This is a question we’ve all been asking ourselves a lot lately and somehow it feels like a different question to the one we all asked earlier in the pandemic, sometime around August, when we were getting used to the altered circumstances we found ourselves in……..
…………A year ago we were watching the news from Wuhan with caution but without a true notion of the impending impact, planning work trips, booking holidays and tables at restaurants. Life was busy, fulfilling, enjoyable and by usual measures, quite normal. Then trips were cancelled, solutions sought for new ways to fulfil our working needs and a ripple of anxiety certainly flowed through the place I worked! Then working from home began, for me in mid March, amid a flurry of practice video meetings and temporary re-arrangements of furniture to create socially acceptable backdrops. This was going to be a short term measure after all! I was so relieved that I wasn’t having to manage home schooling for young children too as one of my colleagues did. It was enough of a struggle trying to learn new computer skills and presentation techniques to be able to do the job I usually did from the office. I am in awe of the parents who have juggled that task too.
Then weeks became months and we started to feel that working from home would become common place for many of us, with companies downsizing their office spaces in favour of flexible hot-desk facilities, shops shifting much of their stocks to on-line shopping hubs to maximise their ability to reach the on-line consumer, and restaurants adapting to take away or home delivery services. It was a sort of “survival of the fittest” as far as business was concerned and there were all manner of grants and financial assistance out there to help in the short term – though by no means were all offered the same help, leaving whole sectors unable to sustain themselves. I fear it will be many years before some are restored to their former glory and some will be lost forever.
But from all the articles I was seeing at that time, there was a sense that working from home was proving rather successful, productivity was good, sometimes even better, the work/life balance for many was hugely improved by removing the commuting time and the associated costs, but once the novelty wears off for being able to have an extra hour in bed or dress in sloppies everyday, we are suddenly reminded how empty our lives have become and how much we need the world around us to inspire our “every day”. For some people living alone, food shopping became the only face to face interaction, for others it either cemented or ruined relationships and more worryingly, it is now well recognised that for many people, the extended periods of secluded isolation have had a detrimental effect on their mental health. We are all learning that this new way of life is not the normal we want or need, in order to live fulfilling lives. We need social interaction, for our enjoyment, for our development, for learning, for love and for both our physical and mental well-being.
Personally, I look at life somewhat differently than I perhaps did before. At the start of the pandemic, I had a full-time job that I loved and was extremely grateful that, while it was a product led role, as a business we were adapting the way we worked to be able to offer our customers continued product development. As a family we were also lucky to have outside space where we could escape the computer, enjoy the wonderful weather we were blessed with and not all be under each others feet, plus I had finally allowed myself more time to sort out lots of jobs I’d been pushing aside for ages. Our son started working from our home (with better Wifi than his place!) which meant that he could still “go out to work” each day, a real boost to his well-being, and we worked side by side in our hallway, which I found so much better than working alone. But one of our daughters had returned from University amidst a lot of uncertainty about the way her Sculpture and Environmental art course could be maintained, which brought with it much anxiety, mixed with a lack of inspiration and ultimately, apathy. Lock-down was starting to have an effect on us.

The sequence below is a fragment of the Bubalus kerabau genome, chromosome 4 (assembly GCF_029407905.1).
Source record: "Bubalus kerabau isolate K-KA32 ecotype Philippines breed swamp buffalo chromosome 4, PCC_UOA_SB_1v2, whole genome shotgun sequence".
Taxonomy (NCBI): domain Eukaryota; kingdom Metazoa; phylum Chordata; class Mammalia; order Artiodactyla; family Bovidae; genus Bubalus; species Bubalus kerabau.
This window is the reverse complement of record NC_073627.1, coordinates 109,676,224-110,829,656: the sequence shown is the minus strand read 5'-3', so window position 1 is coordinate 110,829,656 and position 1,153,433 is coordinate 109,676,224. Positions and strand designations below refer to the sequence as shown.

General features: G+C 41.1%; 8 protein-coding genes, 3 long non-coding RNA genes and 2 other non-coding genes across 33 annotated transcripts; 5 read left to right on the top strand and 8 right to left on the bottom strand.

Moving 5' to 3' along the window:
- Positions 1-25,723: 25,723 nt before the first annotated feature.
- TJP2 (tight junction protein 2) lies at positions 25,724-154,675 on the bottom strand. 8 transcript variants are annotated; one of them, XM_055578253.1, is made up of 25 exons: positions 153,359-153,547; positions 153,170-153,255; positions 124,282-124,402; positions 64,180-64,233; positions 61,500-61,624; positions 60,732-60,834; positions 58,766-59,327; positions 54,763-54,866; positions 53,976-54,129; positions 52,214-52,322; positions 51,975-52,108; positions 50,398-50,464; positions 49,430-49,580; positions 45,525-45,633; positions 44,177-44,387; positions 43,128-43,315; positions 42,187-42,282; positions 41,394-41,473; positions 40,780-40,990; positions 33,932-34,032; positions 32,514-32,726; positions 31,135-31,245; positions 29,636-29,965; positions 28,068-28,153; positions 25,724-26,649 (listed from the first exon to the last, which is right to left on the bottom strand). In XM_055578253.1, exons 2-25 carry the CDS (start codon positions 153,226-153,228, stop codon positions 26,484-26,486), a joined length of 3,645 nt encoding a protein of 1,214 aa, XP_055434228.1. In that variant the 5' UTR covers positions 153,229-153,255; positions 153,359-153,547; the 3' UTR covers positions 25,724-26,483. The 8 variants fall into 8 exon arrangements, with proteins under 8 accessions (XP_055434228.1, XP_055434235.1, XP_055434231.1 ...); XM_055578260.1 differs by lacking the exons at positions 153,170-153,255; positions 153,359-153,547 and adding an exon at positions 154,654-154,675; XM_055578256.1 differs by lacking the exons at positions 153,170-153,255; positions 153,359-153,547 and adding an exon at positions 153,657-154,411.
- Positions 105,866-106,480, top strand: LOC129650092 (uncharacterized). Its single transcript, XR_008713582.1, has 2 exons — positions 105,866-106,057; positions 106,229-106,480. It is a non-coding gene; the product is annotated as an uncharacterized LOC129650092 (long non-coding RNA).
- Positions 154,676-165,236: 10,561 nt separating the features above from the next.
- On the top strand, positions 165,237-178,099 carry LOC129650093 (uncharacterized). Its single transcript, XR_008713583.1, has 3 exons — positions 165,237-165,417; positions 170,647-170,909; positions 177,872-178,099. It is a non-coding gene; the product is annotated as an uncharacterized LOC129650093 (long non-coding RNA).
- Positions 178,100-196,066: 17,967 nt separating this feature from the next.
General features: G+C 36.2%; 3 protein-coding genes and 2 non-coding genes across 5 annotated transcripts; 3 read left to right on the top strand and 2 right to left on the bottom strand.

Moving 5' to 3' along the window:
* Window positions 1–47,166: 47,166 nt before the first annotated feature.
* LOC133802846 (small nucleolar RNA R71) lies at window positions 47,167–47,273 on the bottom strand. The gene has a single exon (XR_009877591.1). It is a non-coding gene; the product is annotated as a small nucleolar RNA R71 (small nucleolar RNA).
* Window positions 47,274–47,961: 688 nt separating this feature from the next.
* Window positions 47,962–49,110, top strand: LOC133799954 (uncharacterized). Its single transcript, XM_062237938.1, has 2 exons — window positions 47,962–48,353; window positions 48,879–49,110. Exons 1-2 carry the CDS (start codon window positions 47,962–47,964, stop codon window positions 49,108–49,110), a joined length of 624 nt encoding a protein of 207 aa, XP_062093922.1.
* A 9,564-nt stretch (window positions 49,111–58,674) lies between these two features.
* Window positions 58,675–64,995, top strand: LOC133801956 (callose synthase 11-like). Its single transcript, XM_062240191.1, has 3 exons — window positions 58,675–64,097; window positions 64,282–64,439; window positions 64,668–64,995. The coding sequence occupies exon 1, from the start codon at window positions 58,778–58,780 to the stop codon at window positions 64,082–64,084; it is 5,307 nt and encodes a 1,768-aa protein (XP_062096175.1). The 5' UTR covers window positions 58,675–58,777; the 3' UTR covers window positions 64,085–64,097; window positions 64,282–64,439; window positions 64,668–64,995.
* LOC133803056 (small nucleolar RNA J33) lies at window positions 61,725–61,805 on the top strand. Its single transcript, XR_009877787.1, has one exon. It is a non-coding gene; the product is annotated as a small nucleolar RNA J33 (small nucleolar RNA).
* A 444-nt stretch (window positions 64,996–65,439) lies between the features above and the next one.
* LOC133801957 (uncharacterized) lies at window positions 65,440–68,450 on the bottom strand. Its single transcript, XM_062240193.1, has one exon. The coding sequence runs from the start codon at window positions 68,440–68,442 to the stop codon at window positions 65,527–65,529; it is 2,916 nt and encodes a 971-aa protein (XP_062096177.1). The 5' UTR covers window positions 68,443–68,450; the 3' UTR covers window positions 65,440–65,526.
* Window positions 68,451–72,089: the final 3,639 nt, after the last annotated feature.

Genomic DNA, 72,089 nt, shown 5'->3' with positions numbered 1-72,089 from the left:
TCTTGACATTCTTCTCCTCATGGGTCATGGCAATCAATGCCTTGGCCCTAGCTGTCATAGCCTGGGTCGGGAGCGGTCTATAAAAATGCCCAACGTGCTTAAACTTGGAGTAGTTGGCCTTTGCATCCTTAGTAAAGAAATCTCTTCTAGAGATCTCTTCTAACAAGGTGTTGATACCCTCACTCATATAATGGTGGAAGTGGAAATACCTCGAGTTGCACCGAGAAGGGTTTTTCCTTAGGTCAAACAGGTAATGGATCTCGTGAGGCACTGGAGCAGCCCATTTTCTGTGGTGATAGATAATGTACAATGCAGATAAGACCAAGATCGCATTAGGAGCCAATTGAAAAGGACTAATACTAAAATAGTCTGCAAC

Then after 8 months of working from home I was made redundant. I think that’s when it all became incredibly real. Not only was this affecting our day to day lives in where we could go, who we could see, and I knew that thousands of people had already been dealt this blow but somehow, at 55, losing my job was devastating! I had held this stupid notion that I would be there for another 3-4 years and then think about scaling down, not travelling to far flung places as much, perhaps. But that rug was swiftly pulled from under me and I am now faced with the mammoth task of finding a new job. I can’t think about spending money on anything other than essentials, and I am devoting a great deal of time on job searches, courses on the best way to do that , networking and endeavouring to keep my self firm in my belief that I will find something. My new normal is anything but clear, other than knowing we’ll probably need to wear masks in public places and probably work spaces too, unsure if we will be able to take any of the postponed trips from 2020 or simply have friends over. It’s an evolving process and we all need to understand and appreciate the enormity of the task faced by the scientific advisors, government ministers and above all, the NHS who are living with the impact of Corona Virus 24hrs a day, putting themselves at risk for us all.
So, normal will certainly look different for us all. Who knows where we will be in 6 months time, but for now, I hope you enjoy my musings while I try to think of new ways to earn a living.
Bye for now and keep well!